The Troy Roadster is the most famous of the one-off custom builds created by Wally Troy in the 1950s. Stylistically it looks like a cross between an Indy car and a hot rod, which is likely exactly what it was supposed to be. I have a feeling that if you had described a Lotus Seven to an American hot rod builder over the phone in 1959 and asked him to build you one, it would look a like this.
A Brief History of the Troy Roadster
The Troy Custom Roadster was built in 1959 by Wally Troy and his team in Illinois. Up until this point, Wally had been better known as the first Jaguar dealer in his state, at a time when Jaguar was building some of their most iconic vehicles including the Mark 2, the D-Type, the and the XK series.
Wally had an eye for design and an obvious love for cars, so in 1958 he began the process of designing a new custom that would incorporate a veritable zeitgeist of ’50s era design. He started from a blank sheet and developed his own tubular steel chassis, aluminium bodywork, and twin bubble windshields.
The styling of the Troy Roadster takes cues from both the Indy cars of the era, and the world of hot rods – which were a huge part of the ’50s automotive world. The bubble windshields are a hallmark of the era too – the Jet Age was peaking just as Wally and his team penned the styling of their roadster.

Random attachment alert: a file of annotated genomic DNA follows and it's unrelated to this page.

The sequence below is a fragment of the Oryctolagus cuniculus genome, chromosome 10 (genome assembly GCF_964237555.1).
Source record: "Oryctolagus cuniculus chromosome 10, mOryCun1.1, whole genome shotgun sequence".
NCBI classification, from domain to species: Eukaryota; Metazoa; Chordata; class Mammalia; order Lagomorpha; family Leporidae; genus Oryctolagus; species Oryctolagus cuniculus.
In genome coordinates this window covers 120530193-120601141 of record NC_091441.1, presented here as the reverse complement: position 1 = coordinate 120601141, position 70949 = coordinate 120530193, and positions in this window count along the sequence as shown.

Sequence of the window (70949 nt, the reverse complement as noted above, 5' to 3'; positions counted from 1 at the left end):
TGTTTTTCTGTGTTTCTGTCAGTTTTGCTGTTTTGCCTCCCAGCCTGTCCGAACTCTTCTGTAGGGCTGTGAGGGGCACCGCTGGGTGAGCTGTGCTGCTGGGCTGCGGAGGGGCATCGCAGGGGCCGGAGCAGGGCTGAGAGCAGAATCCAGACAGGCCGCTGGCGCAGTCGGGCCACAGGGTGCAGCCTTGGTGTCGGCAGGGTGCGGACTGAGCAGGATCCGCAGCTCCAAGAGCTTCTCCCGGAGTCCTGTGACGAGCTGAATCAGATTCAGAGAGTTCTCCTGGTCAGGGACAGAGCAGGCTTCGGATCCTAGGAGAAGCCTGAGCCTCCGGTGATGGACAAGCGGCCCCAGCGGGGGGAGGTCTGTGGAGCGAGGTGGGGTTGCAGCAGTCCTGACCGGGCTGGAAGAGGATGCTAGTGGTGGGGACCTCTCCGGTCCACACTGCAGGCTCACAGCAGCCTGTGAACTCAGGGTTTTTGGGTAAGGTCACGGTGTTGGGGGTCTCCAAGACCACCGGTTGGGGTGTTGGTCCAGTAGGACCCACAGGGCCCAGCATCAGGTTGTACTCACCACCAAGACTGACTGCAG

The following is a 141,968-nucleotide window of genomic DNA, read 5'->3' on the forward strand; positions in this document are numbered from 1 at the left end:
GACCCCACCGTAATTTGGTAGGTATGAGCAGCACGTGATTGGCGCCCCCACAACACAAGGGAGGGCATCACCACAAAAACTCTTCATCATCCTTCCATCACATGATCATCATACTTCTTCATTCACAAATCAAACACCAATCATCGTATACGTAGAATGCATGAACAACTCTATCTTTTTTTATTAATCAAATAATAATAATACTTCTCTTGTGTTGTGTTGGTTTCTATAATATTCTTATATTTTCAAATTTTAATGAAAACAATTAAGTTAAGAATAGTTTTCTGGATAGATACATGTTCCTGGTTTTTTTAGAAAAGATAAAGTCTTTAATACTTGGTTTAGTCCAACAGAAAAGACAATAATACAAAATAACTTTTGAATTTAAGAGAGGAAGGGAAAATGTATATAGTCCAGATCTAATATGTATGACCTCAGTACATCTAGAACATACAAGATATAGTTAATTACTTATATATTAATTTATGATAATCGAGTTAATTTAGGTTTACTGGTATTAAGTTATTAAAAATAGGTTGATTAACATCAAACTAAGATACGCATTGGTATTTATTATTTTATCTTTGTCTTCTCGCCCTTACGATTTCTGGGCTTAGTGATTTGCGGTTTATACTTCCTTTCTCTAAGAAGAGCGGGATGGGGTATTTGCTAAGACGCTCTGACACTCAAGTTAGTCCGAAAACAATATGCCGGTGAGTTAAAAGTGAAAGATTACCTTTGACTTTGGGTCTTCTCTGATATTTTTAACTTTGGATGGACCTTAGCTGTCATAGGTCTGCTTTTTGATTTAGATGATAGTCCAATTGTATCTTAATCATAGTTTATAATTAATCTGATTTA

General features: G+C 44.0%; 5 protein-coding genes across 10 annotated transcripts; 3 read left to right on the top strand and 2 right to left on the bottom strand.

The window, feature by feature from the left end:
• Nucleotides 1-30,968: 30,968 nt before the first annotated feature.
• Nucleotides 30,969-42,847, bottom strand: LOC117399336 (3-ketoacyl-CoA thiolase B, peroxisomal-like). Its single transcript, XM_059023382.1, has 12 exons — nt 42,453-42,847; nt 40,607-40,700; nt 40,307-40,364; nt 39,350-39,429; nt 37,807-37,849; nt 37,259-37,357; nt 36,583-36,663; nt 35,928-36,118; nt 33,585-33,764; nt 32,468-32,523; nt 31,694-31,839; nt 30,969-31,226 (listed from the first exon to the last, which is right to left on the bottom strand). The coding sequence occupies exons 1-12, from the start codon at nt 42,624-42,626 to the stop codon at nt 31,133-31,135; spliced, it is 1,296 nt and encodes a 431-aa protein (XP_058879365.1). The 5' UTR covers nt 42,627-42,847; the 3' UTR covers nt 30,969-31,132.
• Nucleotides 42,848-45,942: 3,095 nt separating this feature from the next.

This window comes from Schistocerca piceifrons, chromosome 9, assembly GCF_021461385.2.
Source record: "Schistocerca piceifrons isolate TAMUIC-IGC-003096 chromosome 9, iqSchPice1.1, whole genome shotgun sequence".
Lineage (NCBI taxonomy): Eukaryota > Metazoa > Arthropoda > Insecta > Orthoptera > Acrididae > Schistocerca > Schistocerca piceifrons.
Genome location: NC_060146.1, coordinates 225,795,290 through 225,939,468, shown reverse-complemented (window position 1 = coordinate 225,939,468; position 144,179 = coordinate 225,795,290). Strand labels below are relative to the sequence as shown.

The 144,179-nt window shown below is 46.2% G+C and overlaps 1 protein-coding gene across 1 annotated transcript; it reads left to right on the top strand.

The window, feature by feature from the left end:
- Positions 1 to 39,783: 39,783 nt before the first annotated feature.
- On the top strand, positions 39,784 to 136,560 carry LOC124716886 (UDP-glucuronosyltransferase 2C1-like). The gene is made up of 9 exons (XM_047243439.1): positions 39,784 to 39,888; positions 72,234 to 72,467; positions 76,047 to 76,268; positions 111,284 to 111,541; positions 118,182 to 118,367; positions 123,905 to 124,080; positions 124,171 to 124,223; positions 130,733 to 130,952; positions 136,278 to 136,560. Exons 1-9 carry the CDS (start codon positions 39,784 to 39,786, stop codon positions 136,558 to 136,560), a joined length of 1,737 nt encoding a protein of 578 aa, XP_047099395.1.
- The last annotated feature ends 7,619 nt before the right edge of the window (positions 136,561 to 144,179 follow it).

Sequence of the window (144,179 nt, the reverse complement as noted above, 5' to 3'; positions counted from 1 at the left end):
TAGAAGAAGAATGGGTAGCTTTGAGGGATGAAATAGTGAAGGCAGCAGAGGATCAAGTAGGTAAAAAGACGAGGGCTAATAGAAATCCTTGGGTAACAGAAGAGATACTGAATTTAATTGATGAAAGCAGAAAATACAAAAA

The best engine option was (and still is in many cases) an American V8, a 350 cubic inch Chevrolet in this instance. Twin 4-barrel carburettors were fitted up top with chromed air filters, a 4-speed transmission sends the power back to the 9-inch rear end, and power is fed to the ground via a set of chrome knock-off wheels riding on period correct Excelsior tires.
The most famous appearance by the 1959 Troy Custom Roadster was in the pages of Hot Rod Magazine in 1960, and it was restored back to this original spec in the 1990s – including a new set of chromed side pipes with heatshields.
In retrospect it seems a shame that Wally and his team didn’t build more than one of these, the styling is excellent and although we don’t have any official performance figures it’s likely a very quick car thanks to its large engine and low kerb weight. The fact that it’s 100% road legal adds significantly to the car’s appeal – it even has mini headlights fitted discreetly on either side of the radiator grill.
Mecum Auctions are estimating that it’ll sell for between $150,000 and $200,000 USD when it rolls across the auction block with them in Monterey on the 19th of August. It’s undoubtably one of the most well-known customs of the late 1950s and it looks like it’d be fantastic to drive too, so it’ll be interesting to see how much it goes for when the hammer falls.
If you’d like to read more about the car or register to bid you can click here to visit the listing.